Best Practices for iOS Software Design.
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README.md

README.md

Best Practices for iOS Software Design

This article's goal is to help you write stable code for your iOS applications. I highly encourage you to contribute your own best practices via Github's pull requests.

Creative Commons License
This work is licensed under a Creative Commons Attribution 3.0 Unported License.

Originally written by: Jeff Verkoeyen (@featherless)

Table of Contents

Be Mindful of the Lifetime of Views

Remind yourself constantly that, at any time, your views may be destroyed.

Do not access self.view in init- methods

You should never access self.view in your controller's initialization methods. Doing so almost always leads to hard to debug bugs because that initialization logic will not be executed again after a memory warning.

Consider a simple example:

- (id)initWithNibName:(NSString *)nibNameOrNil bundle:(NSBundle *)nibBundleOrNil {
  if ((self = [super initWithNibName:nibNameOrNil bundle:nibBundleOrNil])) {
    self.view.backgroundColor = [UIColor underPageBackgroundColor];
  }
  return self;
}

Imagine this controller is the root of a navigation stack and a memory warning occurs. When we pop back to this controller, the view will no longer have underPageBackgroundColor as its background color. This leads to debugging frustration, even for experienced iOS engineers.

Use data source protocols to strongly separate data from views

When designing views that interact with data sets, always fetch the data via a data source protocol rather than exposing setters. Views are not data containers and should not be designed to enable any such abuse. Rather, views should be treated as expendable components that may leave existence at any point in time.

As a general rule of thumb, anything beyond static presentation information in a view should be requested via a data source or delegate.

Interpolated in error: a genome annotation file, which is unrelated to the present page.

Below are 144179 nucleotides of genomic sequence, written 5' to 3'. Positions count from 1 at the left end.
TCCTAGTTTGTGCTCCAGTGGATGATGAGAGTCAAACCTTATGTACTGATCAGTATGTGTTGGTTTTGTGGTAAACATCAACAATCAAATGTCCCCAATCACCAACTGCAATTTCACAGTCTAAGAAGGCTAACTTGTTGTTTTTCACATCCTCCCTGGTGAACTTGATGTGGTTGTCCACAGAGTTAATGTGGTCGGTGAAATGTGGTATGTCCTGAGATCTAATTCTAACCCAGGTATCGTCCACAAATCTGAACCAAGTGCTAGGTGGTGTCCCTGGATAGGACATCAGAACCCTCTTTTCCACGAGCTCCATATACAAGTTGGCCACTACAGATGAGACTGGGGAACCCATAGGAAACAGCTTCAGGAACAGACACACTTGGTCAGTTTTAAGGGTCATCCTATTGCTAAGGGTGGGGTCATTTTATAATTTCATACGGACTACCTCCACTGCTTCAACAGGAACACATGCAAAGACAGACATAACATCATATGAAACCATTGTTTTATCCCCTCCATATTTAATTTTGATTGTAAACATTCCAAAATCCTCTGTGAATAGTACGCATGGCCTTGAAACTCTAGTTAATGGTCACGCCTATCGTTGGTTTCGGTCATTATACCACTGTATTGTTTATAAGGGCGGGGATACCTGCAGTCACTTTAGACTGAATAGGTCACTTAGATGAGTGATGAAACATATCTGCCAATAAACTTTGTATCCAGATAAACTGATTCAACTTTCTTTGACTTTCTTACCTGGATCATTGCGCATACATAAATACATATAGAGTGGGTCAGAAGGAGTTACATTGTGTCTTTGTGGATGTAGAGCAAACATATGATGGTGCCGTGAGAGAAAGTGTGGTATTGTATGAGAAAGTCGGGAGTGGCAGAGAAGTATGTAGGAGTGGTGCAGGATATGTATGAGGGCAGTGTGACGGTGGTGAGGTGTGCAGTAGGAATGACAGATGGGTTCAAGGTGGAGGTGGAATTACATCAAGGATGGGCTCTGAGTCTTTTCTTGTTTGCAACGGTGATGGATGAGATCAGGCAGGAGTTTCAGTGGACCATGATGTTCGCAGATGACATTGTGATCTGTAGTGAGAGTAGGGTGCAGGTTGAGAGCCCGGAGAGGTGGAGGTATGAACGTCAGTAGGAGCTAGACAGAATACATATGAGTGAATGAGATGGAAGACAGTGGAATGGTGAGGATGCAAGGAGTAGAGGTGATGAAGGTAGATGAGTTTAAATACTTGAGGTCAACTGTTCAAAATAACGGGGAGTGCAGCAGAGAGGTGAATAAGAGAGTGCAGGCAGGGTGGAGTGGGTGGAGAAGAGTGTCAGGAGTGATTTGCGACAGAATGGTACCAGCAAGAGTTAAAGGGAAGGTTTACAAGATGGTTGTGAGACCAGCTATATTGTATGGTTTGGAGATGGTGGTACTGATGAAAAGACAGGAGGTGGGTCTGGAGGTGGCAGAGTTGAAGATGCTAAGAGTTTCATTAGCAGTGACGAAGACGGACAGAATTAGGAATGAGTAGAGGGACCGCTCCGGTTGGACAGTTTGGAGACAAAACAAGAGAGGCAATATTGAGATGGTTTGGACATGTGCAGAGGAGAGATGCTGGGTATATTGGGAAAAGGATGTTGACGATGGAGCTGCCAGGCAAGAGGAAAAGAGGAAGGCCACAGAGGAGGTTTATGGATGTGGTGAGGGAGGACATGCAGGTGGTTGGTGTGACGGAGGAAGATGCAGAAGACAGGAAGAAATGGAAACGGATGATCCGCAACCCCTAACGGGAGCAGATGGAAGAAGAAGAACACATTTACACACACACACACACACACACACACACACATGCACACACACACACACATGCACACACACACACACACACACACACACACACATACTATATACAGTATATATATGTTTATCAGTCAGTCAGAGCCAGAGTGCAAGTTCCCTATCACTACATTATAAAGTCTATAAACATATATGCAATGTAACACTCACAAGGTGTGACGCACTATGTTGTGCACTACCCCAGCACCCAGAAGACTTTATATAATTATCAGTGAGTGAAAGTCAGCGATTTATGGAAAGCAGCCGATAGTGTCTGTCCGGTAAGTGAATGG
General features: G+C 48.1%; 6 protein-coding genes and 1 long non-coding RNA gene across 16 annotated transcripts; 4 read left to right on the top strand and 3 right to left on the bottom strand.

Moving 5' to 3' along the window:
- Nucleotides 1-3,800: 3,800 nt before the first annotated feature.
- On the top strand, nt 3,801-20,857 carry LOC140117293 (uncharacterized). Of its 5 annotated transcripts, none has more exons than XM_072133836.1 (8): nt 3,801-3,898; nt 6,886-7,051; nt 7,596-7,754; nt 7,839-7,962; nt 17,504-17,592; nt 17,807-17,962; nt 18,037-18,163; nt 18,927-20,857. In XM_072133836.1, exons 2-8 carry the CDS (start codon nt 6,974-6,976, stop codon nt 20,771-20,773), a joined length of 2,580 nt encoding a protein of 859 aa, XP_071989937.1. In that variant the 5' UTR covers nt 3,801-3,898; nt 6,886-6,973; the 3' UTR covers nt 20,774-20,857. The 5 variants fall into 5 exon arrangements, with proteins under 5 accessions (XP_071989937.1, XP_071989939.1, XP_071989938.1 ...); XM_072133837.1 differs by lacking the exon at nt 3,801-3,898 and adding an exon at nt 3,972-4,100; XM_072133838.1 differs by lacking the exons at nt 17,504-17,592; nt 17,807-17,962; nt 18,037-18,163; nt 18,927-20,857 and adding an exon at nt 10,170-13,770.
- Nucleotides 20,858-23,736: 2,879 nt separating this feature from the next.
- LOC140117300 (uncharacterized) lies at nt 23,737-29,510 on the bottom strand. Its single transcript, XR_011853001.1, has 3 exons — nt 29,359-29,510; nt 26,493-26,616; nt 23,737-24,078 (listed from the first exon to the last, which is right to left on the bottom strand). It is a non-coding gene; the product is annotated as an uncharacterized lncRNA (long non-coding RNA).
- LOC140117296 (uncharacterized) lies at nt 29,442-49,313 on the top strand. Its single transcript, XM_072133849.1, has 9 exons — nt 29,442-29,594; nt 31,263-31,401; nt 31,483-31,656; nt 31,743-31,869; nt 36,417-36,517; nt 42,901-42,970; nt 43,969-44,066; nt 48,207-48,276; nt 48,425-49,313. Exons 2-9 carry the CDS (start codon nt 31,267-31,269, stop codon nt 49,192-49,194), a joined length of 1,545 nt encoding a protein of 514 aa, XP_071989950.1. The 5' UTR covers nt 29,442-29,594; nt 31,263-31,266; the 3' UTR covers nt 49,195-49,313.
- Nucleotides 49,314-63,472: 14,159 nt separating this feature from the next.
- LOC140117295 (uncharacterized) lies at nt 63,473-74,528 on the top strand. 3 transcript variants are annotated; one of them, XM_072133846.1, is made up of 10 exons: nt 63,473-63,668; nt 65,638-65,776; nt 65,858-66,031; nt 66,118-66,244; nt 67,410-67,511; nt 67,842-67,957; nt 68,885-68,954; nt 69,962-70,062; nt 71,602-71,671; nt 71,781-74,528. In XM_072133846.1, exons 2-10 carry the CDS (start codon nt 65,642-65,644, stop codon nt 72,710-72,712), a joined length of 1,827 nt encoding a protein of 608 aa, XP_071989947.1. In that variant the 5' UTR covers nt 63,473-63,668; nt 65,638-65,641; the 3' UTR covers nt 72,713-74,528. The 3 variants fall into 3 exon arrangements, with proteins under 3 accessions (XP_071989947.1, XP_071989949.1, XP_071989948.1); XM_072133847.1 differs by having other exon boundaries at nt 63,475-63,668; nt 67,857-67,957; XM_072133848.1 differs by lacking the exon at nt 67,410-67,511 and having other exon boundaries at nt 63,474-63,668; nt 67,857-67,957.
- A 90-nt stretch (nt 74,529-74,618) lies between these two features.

UILabel is a good example of a view that does not need a data source. All of its properties are set once and are generally not expected to change throughout the lifetime of the view.

UITableView on the other hand requires a data source to fetch its data. Let's imagine what using UITableView would be like if it didn't have a data source and instead only provided setters.

This design will lead to inevitable abuse when developers attempt to use the table view object as a place to store their data. When the table view is inevitably released due to a memory warning the data will also be lost! This means that we need to store the data elsewhere anyway in order to guarantee its lifetime across multiple instances of the table view.

UIViewController

View controllers are the binding between your models and your views.

Use the existing navigation item object

Every instance of a UIViewController has a navigationItem property which should be used to specify the left and right navigation buttons and the title view. You should not create a UINavigationItem object because the base UIViewController implementation will automatically create one when you access self.navigationItem. Simply access self.navigationItem and set its properties accordingly.